Trauma of Exile
Nilo Cruz’s “Anna in the Tropics”
Reflecting on the germination of “Anna in the Tropics,” a play which would eventually win the 2003 Pulitzer Prize for Drama, Nilo Cruz explains that he took an old cigar box, placed it before him, and allowed himself to be absorbed by the object’s details in order “to invite the writing into [his] hands.”
The object reminds him of his childhood in Cuba: the cigar box that held his pencils and “[t]he United States embargo and the scarcity of food and material goods [that] forced Cubans to embrace the concept of recycling” (85). It reminds him of “the political unrest and uncertainty of the early 1960s” in Cuba, and the “box of dreams” through which he could “escape from everything happening around him.” Scarcity catalyzed the transformation of “[his] cigar box, with its landscape label of palm trees and women draped in flowing tulles,” until it “became my box of dreams—my Houdini box—in which I was able to escape from everything happening around me” (86). The cigar box evokes memories of the adults around him as well: the smoke rings his father blew into the air, “more like smoke signals asking his friends in the States for political asylum;“ and “the surge of smoke” his mother blew over her altar, “bath[ing] all her sacred statues in a blue cloud” as she prayed.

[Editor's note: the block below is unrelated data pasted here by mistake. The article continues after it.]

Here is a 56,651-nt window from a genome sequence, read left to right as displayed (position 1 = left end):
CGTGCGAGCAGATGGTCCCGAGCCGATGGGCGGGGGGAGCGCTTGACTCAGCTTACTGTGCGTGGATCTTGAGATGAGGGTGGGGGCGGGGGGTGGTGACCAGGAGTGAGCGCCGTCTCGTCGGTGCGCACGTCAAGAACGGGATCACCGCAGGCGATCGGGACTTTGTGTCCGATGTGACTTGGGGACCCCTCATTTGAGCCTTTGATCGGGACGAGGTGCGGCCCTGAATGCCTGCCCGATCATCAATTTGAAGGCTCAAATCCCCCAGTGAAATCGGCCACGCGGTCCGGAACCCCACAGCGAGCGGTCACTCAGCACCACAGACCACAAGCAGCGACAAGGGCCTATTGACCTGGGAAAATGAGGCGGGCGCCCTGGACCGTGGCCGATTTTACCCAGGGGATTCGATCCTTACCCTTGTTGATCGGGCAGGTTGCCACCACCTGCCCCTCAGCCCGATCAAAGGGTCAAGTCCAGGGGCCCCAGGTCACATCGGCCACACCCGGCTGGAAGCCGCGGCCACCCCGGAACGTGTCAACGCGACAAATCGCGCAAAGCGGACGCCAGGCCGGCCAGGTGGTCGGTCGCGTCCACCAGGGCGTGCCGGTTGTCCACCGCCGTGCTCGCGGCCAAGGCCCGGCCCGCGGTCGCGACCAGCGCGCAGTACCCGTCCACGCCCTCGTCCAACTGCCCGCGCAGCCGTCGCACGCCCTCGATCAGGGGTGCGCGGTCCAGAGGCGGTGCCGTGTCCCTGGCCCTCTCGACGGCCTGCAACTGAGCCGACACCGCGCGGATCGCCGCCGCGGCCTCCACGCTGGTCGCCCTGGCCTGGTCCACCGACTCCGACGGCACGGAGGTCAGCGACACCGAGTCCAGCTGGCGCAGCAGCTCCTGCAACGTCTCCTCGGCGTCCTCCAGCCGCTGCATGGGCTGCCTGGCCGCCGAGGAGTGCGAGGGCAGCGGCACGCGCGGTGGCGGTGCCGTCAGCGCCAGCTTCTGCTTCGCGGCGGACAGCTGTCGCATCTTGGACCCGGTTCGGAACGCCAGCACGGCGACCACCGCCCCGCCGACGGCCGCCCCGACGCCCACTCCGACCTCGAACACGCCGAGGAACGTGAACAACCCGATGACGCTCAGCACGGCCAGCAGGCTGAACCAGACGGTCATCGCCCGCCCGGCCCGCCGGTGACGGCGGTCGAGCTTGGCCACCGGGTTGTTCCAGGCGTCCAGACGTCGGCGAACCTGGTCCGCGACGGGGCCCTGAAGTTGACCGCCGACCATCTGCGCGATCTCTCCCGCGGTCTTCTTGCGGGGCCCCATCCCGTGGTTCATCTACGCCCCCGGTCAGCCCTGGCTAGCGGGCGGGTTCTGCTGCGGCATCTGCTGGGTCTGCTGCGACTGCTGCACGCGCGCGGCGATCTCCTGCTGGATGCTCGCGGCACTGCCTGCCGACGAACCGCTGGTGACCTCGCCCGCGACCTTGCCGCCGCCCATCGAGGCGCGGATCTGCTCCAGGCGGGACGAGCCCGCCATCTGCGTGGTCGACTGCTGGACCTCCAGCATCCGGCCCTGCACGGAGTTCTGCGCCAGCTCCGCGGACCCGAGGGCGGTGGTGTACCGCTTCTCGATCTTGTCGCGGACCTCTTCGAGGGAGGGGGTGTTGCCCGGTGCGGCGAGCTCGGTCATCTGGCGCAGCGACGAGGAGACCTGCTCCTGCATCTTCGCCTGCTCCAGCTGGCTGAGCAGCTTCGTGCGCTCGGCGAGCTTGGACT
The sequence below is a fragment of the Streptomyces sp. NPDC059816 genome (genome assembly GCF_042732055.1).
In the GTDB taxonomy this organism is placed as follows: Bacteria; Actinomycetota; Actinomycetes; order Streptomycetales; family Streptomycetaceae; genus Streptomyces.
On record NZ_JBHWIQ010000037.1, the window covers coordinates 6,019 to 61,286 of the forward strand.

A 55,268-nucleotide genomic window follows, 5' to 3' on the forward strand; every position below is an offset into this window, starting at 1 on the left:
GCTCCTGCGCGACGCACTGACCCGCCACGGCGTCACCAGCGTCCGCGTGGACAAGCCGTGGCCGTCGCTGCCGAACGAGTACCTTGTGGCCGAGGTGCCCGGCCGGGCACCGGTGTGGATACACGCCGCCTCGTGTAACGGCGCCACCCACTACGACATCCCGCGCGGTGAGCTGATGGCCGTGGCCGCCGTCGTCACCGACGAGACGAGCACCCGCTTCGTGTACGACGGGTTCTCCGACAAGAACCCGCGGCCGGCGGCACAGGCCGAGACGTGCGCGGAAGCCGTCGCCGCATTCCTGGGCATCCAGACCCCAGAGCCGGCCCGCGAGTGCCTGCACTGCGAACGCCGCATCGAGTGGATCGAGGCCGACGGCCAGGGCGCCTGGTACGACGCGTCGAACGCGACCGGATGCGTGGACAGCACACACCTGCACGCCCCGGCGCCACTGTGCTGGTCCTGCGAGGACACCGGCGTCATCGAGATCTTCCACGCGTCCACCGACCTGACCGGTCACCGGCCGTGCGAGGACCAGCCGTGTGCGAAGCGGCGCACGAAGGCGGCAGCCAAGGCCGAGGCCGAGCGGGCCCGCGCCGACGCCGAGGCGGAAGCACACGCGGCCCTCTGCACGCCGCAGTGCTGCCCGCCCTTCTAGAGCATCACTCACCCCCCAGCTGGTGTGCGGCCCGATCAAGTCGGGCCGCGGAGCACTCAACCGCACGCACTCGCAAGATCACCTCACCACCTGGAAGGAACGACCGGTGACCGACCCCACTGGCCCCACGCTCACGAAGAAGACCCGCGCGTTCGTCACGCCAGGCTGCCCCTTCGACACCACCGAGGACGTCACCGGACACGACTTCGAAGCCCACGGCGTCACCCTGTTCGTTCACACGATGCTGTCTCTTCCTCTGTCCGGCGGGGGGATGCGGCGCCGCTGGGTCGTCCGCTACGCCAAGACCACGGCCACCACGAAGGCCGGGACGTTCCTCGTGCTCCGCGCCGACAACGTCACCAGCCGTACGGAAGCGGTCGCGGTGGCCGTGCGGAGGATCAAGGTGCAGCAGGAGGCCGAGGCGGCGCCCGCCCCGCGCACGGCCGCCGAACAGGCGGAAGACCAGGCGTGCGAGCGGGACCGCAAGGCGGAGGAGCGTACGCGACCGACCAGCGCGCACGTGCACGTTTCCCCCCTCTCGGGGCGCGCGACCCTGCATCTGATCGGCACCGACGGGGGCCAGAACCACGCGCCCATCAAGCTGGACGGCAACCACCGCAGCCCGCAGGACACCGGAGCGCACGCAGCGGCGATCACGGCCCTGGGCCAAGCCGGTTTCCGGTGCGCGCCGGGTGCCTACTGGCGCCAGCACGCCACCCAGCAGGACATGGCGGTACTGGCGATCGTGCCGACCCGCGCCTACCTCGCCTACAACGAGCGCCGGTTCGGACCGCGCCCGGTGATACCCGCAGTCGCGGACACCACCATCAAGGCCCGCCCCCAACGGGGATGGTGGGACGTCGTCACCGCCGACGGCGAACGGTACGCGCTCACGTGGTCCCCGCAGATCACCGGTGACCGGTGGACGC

Trauma of Exile . . .